MY ATTENTION WAS drawn to the question beneath the IRA funeral picture on p4 (Catholic Herald, 23 February) "What role should the Church be playing in Northern Ireland?"
Is it not a fact that at the root of all violence is frustration and anger? Such feelings have been suffered, it would seem, by every human being who ever lived, including Our Lord and the saints of both sexes. I have just watched the James Bulger family's reactions to the suggestion that the child murderers be released at some future date. Also present were the mother of the child Mary Bell murdered and the family of one of Myra Hindley's victims. It was sad to witness their hatred, but in many ways understandable.
So how then do we control the violence which smoulders within our breasts? It is not, I believe, anything we should attempt to do for any other adults, but it is implicit upon us to do it for ourselves and it is our parental or guardianship responsibility to help children and young people to divert their tendencies away from frustration and anger towards more positive responses.
To do this for very young children is often easier than is imagined. A remarkable number of young parents nowadays seem incapable of doing it, but past generations appear to have coped reasonably well. Why, I wonder?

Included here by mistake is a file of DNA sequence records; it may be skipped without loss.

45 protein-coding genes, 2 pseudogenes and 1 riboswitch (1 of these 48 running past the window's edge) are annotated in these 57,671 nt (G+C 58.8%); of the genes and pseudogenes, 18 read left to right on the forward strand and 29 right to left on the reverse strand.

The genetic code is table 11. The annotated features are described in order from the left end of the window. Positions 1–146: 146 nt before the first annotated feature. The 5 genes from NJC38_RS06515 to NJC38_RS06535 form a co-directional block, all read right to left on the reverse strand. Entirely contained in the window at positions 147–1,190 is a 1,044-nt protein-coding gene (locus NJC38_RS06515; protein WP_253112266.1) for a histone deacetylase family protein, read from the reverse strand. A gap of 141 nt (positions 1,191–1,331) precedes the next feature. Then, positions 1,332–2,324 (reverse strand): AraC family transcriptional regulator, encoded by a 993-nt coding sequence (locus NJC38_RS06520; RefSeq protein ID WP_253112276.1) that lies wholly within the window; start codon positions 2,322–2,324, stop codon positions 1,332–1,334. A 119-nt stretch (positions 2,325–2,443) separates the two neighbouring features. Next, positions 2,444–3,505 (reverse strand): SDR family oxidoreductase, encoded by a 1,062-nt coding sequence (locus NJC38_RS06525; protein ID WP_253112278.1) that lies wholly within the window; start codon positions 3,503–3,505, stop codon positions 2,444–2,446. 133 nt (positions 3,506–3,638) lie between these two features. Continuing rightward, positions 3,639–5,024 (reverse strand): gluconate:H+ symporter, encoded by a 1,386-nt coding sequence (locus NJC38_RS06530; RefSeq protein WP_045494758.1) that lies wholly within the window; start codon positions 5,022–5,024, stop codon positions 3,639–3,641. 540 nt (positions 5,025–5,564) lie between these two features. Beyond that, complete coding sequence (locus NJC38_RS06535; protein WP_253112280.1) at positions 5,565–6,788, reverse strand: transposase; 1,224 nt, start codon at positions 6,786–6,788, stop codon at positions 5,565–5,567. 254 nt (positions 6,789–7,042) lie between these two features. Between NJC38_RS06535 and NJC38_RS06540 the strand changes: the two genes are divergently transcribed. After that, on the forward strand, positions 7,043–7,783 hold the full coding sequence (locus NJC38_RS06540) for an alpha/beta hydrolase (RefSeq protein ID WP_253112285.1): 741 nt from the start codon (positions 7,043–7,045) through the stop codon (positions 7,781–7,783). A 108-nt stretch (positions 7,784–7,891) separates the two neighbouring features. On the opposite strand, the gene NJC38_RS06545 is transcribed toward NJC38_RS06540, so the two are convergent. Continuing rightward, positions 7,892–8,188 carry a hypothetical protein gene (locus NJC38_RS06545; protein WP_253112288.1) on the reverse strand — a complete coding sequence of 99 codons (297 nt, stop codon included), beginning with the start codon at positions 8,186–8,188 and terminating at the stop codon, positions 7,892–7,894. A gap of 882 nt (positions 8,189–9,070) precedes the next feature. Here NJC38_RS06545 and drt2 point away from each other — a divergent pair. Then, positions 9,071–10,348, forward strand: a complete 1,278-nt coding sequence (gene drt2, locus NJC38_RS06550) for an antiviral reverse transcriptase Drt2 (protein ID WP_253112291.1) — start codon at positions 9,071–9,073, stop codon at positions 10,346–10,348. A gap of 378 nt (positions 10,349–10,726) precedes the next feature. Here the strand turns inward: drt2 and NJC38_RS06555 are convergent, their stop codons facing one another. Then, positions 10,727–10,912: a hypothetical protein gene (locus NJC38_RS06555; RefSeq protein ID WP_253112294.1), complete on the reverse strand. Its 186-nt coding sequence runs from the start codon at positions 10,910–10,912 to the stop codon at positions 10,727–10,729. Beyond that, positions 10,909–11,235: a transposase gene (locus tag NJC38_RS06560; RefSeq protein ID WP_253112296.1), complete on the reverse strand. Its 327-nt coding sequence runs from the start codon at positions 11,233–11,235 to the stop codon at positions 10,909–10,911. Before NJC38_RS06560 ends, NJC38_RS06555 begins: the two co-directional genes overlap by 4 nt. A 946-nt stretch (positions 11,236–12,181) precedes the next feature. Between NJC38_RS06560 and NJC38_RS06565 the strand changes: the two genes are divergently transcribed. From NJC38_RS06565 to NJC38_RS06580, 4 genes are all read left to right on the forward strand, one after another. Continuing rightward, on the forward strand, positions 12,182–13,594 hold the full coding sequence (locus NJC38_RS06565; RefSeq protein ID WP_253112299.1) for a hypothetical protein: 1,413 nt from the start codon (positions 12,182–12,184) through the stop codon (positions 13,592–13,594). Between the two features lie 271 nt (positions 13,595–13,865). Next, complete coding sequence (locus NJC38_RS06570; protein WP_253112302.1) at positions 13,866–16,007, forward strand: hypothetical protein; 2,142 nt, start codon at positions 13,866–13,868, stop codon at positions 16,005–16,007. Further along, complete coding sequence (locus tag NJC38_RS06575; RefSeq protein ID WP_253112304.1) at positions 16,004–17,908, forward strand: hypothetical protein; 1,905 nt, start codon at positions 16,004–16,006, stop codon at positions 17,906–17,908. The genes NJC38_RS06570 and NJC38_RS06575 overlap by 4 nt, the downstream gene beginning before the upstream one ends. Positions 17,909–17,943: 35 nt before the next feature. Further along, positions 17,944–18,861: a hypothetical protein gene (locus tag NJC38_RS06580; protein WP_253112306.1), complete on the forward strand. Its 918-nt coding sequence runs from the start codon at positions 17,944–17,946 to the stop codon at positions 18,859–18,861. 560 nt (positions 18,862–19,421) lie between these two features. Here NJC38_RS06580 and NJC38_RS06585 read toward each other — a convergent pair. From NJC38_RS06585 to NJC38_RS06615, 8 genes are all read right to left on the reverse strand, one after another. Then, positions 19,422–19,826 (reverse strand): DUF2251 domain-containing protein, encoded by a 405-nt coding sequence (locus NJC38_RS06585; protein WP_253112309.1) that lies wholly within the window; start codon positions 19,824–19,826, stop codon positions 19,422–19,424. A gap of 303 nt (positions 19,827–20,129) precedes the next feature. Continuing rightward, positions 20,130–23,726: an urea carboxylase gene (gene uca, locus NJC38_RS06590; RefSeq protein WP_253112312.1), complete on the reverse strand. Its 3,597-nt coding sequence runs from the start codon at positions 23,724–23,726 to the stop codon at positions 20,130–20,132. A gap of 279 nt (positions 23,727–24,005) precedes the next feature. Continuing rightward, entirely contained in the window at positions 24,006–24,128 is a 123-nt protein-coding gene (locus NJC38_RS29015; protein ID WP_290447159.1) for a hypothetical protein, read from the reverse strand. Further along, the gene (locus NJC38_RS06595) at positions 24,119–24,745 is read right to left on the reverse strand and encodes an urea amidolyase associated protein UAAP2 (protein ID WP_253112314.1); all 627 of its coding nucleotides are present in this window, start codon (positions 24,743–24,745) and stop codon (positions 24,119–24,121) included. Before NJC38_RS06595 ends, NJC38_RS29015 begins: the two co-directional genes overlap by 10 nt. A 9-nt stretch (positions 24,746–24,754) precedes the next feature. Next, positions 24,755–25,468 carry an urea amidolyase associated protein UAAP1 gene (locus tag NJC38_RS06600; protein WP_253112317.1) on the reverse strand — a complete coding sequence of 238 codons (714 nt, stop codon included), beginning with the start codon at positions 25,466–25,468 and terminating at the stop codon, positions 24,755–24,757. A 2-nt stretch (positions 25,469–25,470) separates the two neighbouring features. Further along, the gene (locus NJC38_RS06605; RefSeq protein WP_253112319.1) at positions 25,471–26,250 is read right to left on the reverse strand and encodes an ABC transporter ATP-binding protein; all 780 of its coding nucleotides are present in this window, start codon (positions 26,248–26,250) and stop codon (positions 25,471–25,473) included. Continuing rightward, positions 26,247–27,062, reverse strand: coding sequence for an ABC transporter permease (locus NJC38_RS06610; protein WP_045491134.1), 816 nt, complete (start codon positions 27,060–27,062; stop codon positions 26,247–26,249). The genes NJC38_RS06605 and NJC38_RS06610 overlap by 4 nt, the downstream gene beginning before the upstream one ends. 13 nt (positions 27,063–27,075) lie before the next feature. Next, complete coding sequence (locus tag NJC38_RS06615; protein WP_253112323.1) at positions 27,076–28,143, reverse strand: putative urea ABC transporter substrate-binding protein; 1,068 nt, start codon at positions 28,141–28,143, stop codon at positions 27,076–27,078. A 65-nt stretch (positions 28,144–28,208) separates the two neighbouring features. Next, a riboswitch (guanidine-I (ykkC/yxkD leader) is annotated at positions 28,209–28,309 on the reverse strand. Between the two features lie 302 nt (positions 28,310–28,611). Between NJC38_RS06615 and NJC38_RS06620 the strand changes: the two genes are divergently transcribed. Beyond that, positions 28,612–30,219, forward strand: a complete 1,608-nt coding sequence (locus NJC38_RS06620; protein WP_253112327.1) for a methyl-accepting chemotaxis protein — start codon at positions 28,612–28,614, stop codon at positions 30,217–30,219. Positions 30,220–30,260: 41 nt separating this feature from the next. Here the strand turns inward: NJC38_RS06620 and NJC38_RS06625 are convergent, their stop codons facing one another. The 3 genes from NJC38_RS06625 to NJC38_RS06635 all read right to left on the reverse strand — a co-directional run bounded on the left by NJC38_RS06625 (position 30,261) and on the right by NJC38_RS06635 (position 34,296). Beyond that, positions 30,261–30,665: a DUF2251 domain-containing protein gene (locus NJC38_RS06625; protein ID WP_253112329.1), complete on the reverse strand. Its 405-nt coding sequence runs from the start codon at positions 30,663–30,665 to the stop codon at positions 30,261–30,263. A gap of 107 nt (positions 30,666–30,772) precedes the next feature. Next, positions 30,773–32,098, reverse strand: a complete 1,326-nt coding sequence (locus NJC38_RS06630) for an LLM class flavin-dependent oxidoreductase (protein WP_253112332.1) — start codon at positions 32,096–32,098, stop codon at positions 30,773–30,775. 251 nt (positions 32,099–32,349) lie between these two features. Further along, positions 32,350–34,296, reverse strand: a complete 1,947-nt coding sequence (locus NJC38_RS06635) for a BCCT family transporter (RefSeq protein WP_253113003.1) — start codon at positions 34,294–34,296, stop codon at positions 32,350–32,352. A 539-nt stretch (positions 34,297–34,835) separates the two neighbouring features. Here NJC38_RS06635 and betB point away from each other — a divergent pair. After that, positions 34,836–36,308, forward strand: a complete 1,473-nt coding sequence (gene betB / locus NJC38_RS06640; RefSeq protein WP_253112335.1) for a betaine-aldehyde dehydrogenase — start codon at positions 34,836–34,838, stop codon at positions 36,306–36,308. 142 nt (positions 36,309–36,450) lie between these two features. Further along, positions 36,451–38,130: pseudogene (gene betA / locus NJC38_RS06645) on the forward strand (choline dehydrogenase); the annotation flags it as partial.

Attention deficiency disfunction was dealt with largely by appreciating that it is a natural condition of small creatures, including human babies, and that their cooperation is best achieved by giving them all the loving attention they need.
Once this hurdle has been mastered and the children's emotional needs are met both at home and at school consistently, then they will begin to control their own feelings in the same way as they begin to dress themselves, dean themselves and generally respect and discipline themselves.
If they are fortunate to have all the encouragement they need to do that, then it is unlikely that they will grow up to be violent. The only way to stop our violence is to love ourselves and love our neighbours as ourselves. This is the role the Church should be playing in Northern Ireland and, indeed, throughout the world. They should be playing mediators for peace; not supporters of competition and war at whatever level. Competition makes for war; cooperation makes for peace.
Forgiveness and mercy is the main message Our Lord gave us. Let us practise it consistently.
Kenneth Hartford Bewdley, Wires